More joy of seaside plastic tat at 50p a box for 30 54mm-ish figures at my sister blog Pound Store Plastic Warriors:
I see for my backyard Imagi-Nation games some figures who could be Space Marines, US style paratroopers etc.
Blogposted by Mark, Man of TIN blog, 30 May 2017.
Published by 26soldiersoftin
Hello I'm Mark Mr MIN, Man of TIN. Based in S.W. Britain, I'm a lifelong collector of "tiny men" and old toy soldiers, whether tin, lead or childhood vintage 1960s and 1970s plastic figures.
I randomly collect all scales and periods and "imagi-nations" as well as lead civilians, farm and zoo animals. I enjoy the paint possibilities of cheap poundstore plastic figures as much as the patina of vintage metal figures.
Befuddled by the maths of complex boardgames and wargames, I prefer the small scale skirmish simplicity of very early Donald Featherstone rules.
To relax, I usually play solo games, often using hex boards. Gaming takes second place to making or convert my own gaming figures from polymer clay (Fimo), home-cast metal figures of many scales or plastic paint conversions. I also collect and game with vintage Peter Laing 15mm metal figures, wishing like many others that I had bought more in the 1980s ...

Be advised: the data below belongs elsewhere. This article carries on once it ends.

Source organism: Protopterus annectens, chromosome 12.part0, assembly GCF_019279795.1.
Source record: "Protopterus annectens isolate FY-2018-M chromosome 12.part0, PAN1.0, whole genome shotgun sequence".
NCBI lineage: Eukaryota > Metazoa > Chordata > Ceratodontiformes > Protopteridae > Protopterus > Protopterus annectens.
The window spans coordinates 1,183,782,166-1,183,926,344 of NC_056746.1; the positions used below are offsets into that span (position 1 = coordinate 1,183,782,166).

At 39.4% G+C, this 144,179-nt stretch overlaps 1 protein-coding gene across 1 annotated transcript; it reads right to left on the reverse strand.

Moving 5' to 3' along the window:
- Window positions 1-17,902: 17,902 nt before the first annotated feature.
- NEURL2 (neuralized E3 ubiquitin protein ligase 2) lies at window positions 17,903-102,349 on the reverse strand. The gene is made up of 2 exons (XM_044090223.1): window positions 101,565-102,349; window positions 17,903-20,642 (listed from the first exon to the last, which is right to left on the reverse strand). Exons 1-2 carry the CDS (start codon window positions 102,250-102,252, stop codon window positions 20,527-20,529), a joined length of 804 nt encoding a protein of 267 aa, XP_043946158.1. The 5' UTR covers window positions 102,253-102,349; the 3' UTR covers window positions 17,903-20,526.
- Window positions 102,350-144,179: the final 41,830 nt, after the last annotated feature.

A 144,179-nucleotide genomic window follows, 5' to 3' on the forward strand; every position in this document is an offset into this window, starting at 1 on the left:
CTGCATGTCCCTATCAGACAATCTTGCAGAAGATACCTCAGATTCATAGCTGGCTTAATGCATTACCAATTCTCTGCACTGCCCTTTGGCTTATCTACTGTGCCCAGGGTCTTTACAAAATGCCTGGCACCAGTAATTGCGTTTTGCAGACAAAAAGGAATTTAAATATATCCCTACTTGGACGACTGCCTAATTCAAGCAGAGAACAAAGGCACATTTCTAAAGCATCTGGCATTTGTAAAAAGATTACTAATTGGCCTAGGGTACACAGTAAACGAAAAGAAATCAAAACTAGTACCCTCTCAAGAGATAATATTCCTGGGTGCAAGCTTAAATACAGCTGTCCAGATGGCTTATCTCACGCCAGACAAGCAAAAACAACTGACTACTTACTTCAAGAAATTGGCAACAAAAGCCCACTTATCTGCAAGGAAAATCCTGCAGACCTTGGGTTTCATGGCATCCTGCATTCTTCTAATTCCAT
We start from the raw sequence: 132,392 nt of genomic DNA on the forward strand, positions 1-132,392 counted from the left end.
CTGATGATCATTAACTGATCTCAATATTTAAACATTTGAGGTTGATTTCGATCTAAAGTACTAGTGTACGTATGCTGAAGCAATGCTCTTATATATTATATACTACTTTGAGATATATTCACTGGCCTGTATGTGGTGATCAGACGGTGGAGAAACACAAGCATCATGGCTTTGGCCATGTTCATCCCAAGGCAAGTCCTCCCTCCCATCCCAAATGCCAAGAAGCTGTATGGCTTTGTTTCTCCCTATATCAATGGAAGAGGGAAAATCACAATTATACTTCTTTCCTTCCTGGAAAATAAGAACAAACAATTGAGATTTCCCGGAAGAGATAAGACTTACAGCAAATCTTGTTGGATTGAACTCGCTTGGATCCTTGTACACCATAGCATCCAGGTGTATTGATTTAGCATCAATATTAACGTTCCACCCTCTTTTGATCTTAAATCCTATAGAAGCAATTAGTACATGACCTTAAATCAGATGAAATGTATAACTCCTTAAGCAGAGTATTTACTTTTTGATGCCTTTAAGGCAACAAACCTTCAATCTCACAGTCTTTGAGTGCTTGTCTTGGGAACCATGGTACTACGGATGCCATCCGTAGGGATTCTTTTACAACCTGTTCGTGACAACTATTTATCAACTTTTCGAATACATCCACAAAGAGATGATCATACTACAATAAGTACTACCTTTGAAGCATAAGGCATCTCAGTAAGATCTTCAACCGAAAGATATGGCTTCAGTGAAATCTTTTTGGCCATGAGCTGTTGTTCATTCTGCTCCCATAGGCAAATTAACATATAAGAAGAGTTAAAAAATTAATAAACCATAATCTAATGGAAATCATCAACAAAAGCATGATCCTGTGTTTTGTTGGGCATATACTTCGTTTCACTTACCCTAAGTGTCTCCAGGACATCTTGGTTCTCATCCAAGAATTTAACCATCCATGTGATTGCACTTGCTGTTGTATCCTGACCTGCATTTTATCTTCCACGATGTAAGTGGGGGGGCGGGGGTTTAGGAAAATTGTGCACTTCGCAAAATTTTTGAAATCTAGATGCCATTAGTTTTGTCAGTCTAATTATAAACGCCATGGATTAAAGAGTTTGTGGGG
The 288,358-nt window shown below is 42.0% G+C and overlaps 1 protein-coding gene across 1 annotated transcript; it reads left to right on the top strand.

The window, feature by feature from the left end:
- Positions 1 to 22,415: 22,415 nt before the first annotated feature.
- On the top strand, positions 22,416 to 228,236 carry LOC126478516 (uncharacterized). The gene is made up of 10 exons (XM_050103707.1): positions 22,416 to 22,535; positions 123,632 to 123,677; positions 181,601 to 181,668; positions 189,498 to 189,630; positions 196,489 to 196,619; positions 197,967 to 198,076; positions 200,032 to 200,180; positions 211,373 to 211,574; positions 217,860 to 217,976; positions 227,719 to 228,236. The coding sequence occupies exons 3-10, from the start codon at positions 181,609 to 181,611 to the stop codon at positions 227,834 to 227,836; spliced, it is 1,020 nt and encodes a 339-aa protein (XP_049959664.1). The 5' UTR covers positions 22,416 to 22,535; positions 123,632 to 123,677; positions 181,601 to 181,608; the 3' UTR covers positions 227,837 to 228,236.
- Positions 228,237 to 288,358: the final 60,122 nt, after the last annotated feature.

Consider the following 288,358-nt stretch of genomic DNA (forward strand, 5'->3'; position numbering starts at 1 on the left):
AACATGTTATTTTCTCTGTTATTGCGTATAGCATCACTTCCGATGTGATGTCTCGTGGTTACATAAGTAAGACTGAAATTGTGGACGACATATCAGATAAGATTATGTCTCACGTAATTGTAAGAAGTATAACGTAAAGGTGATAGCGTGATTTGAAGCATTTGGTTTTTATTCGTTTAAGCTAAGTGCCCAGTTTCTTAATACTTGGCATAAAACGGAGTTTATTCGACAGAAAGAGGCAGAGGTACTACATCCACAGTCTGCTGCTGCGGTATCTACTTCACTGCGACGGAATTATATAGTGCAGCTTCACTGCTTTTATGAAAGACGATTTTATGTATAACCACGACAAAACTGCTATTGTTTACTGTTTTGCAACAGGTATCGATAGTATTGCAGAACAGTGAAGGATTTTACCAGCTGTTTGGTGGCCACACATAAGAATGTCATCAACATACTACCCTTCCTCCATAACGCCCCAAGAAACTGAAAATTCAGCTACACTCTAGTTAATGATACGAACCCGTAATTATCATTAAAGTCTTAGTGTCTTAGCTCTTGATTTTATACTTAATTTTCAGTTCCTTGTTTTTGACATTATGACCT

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4 thoughts on “More seaside Pound Store plastic warriors”
They are rather nice looking figures, which I have not seen before. I am sure that they would look even better with a bit of paint applied. I do wonder about these pound store figures as to how long they will last. I recall buying a couple of sets of Japanese and Russian 1/72 scale figures that were downsized from the Airfix 1/32 sets. My plan was to paint them at some point. A few years later I dug them out to discover that most had crumbled to dust!. I look forward to see what you eventually do with these and I will keep an eye open for them in the shops too.
I think this too about plastic figures in general as some of our family Airfix figures and other 60s plastics from my childhood slowly crumble and snap – a problem with the chalk and plasticiser mix becoming brittle. But at 50p a box …
Mark, Man of TIN blog
The durability of plastic seems to vary widely. Strangely, 60s Hong Kong seem to have lasted better than made in England plastics.
By the way, these modern troops seem to be nicely sculpted.
It varies greatly within the Airfix range as to which sets are more brittle – some Crescent plastics always seem quite brittle. Early Spencer Smith horses too. Partly it seems to vary with whether you painted and varnished them or not? There is something about this in Peter Cole’s Suspended Animation history of Britain’s and Herald plastics. I think chalk partly helped with paint adhesion for some firms? Mark, Man of TIN.